The Global Humanitarian Overview: Latin America and the Caribbean

In a report of the United Nations titled as “Global Humanitarian Overview 2023”, it is reported that the region of Latin America and the Caribbean would have 29.2 million people in need by 2023. Critical humanitarian assistance is now needed by one million more individuals in Northern Central America than the previous year. There are 300,000 more people in need in Haiti than there was in 2022. In 2023, it is expected that several vulnerabilities, interconnected protection risks, and humanitarian needs will persist and perhaps even get worse. Food insecurity, recurrent natural catastrophes exacerbated by climate change, internal and external migration, and persistent conflict will continue to exacerbate demands for food access, nutrition, safety, water, sanitation and hygiene (WASH) and health. According to UNICEF, 16.5 million children in Latin America and the Caribbean will need humanitarian assistance in 2023 amid rising migration flows, violence, and climate risks. As a result, UNICEF is attempting to raise US$723 million to provide vital aid to children and families throughout the region.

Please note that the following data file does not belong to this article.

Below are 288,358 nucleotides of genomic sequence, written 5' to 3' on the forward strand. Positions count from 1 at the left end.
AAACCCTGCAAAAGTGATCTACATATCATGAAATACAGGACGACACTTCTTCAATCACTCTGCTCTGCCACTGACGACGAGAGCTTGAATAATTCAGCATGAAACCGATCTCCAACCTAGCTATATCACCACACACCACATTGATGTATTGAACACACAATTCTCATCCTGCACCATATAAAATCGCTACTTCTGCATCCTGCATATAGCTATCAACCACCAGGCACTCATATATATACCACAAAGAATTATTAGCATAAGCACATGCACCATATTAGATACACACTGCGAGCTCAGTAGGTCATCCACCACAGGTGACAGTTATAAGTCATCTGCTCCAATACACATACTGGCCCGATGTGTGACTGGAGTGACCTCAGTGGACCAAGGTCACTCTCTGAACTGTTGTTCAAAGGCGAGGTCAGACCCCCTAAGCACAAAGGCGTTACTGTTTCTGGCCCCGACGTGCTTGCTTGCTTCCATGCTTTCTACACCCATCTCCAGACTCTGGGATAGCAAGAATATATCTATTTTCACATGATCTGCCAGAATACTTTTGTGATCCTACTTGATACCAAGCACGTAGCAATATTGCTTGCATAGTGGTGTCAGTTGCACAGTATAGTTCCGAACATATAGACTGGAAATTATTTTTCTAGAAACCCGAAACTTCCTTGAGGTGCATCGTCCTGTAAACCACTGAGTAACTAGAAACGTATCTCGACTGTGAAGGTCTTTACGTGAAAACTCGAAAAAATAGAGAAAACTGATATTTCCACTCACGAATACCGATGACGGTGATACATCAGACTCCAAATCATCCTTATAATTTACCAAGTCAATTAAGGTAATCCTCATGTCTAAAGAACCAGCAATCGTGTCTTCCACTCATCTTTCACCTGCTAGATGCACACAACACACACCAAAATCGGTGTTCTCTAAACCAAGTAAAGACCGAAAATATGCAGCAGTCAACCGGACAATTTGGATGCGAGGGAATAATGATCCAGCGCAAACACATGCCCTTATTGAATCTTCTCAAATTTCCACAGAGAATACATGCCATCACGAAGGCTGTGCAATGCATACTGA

Additionally, the region is also experiencing economic woes, Latin America is seeing worse annual growth rate since 1980s. According to Jose Manuel Salazar-Xirinachs, the new head of the UN Economic Commission on Latin America and the Caribbean (ECLAC) “the stagnation of the last ten years contrasts not only with the 5.9% annual growth of the 1970s but also with the 2% achieved in the 1980s, a turbulent decade for Latin America marked by a wave of debt crises.” He also added “weak investment, low productivity and inadequate education have condemned Latin America to a period of economic failure even worse than the “lost decade” of the 1980s.” In order to deal with the issue and increase the productivity of Latin America which is flattening since the 1970s, Salazar-Xirinachs said “In the past, regional integration was seen as an alternative to insertion in the world economy, now it is clear that it is more complementary. For Latin America to successfully become part of global value chains, it needs regional chains of production.”

The region is in the state of complex humanitarian issues, it is crucial to realize the urgency of the situation and therefore strengthen the international cooperation and coordination among all the stakeholders as well as implement strong frameworks and policies to meet the humanitarian needs.